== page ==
Since March is Women’s History Month, the Accidental Genealogist is pleased to be giving a talk on “Silent Voices: Telling the Stories of Your Female Immigrant Ancestors” for the 2018 Maryland State Library Resource Center’s Annual Genealogy Lecture on Saturday, 10 March, sponsored by the Enoch Pratt Free Library in Baltimore.
March 3 — Do you share a first name with one of your female ancestors? Perhaps you were named for your great-grandmother, or your name follows a particular naming pattern. If not, then list the most unique or unusual female first name you’ve come across in your family tree.
My name “Lisa” is a form of Elizabeth, which was my paternal grandmother’s name My mother wanted to name me “Holly” but my aunt who is also my godmother suggested the name “Lisa” because it was a popular name at the time. Holly is a nice name, but I’m glad that my mother listened to my aunt–because I like my name.
Copyright, 2011, Lisa A. Alzo
All Rights Reserved
I had fun and hope you did too!
March 30 — Did you receive any advice or words of wisdom from your mother or another female ancestor?
My mother taught me to believe in myself and that just because someone else had more money, more advantages, or more opportunities that I shouldn’t feel they were better than me, or that this made me less of a person. She also taught me not to give up just because something seemed difficult or impossible to accomplish. Mom was a very smart woman and while at the time I couldn’t understand the lessons or principles she was trying to teach, I can truly appreciate them now.
March 28 — Do you remember your mother’s best friend? Your grandmother’s? How and where did they meet? How long were they friends? What activities did they share?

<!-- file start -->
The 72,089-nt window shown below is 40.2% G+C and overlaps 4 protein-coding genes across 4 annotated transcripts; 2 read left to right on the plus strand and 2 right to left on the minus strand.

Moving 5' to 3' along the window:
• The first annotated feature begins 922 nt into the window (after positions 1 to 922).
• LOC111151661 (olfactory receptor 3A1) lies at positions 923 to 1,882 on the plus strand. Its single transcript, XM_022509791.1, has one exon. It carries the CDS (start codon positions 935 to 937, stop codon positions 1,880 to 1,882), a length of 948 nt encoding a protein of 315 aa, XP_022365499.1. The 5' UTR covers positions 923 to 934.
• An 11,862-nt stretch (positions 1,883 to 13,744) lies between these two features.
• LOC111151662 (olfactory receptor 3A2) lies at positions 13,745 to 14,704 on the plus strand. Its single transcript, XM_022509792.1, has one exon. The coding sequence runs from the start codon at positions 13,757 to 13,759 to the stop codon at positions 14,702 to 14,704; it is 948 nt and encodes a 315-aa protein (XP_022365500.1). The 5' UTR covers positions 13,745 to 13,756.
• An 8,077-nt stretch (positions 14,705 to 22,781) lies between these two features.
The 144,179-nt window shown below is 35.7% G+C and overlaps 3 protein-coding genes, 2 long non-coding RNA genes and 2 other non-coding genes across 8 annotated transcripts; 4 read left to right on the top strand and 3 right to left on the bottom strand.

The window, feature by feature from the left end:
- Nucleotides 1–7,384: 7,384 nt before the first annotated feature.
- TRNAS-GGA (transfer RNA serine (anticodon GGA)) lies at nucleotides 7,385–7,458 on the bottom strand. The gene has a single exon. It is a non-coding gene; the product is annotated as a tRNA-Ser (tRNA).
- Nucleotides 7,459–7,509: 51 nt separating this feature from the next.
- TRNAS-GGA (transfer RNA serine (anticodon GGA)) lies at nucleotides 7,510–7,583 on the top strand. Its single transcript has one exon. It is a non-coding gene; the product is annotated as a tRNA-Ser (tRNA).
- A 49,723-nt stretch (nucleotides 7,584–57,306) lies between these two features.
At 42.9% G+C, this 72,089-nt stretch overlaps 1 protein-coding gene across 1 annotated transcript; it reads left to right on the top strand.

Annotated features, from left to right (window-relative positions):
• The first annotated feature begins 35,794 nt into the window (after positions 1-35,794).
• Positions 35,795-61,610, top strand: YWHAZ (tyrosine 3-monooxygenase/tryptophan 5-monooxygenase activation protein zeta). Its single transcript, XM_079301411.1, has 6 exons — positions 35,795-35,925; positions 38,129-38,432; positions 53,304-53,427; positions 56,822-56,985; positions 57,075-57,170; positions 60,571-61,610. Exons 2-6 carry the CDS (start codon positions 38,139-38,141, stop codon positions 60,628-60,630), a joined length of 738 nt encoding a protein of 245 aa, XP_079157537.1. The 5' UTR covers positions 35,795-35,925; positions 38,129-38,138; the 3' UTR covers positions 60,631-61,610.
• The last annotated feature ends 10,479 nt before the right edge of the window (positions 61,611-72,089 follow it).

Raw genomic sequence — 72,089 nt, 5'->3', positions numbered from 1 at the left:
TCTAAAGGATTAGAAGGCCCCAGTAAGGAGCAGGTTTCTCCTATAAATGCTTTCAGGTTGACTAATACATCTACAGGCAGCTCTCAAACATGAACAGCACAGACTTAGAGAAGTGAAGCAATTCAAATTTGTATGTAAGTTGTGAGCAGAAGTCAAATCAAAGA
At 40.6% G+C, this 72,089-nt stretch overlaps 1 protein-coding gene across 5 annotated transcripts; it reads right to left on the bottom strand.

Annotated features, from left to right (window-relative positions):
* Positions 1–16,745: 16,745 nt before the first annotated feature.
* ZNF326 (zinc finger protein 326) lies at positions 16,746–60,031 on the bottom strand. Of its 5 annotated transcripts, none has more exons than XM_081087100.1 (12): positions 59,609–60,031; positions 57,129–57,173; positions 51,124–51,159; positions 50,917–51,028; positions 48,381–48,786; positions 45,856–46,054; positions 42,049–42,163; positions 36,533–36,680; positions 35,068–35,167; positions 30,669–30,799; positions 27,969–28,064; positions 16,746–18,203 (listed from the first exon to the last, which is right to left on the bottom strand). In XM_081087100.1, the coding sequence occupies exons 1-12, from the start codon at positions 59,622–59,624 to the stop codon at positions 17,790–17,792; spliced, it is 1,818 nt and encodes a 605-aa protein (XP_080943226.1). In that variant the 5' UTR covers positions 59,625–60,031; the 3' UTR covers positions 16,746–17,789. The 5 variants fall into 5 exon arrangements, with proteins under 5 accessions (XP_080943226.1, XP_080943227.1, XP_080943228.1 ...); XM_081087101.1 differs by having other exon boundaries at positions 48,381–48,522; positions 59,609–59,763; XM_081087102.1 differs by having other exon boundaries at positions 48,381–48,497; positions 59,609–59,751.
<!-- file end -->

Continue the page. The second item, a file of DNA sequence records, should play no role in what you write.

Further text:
I’m not sure about my grandmothers. They were close to many of their neighbors and women they knew from church.
Copyright 2010, Lisa A. Alzo
She was detained for several days at Ellis Island for medical reasons. I wrote about her experience in my March 19th “Fearless Females” post , “Have you discovered a surprising fact about one of your female ancestors? ” and posted an image of the ship’s manifest that documented she was detained.
March 26 — What education did your mother receive? Your grandmothers? Great-grandmothers? Note any advanced degrees or special achievements.
My mother graduated from high school but did not go to college (her parents could not afford it). Mom was very smart and good at math. But she went to work after high school and after she married my father worked part time. I think she sometimes regretted not being able to go to college, and she worked very hard to make sure I was able to, and was so proud that I went to graduate school to earn my M.F.A. degree.
My grandmothers each had what was likely the equivalent of an 8th grade education, but by no means were they unintelligent women. They were at a disadvantage being immigrants and, but somehow they managed their households, raised their children, were able to hold down jobs speaking very little English.
Copyright 2010, Lisa A. Alzo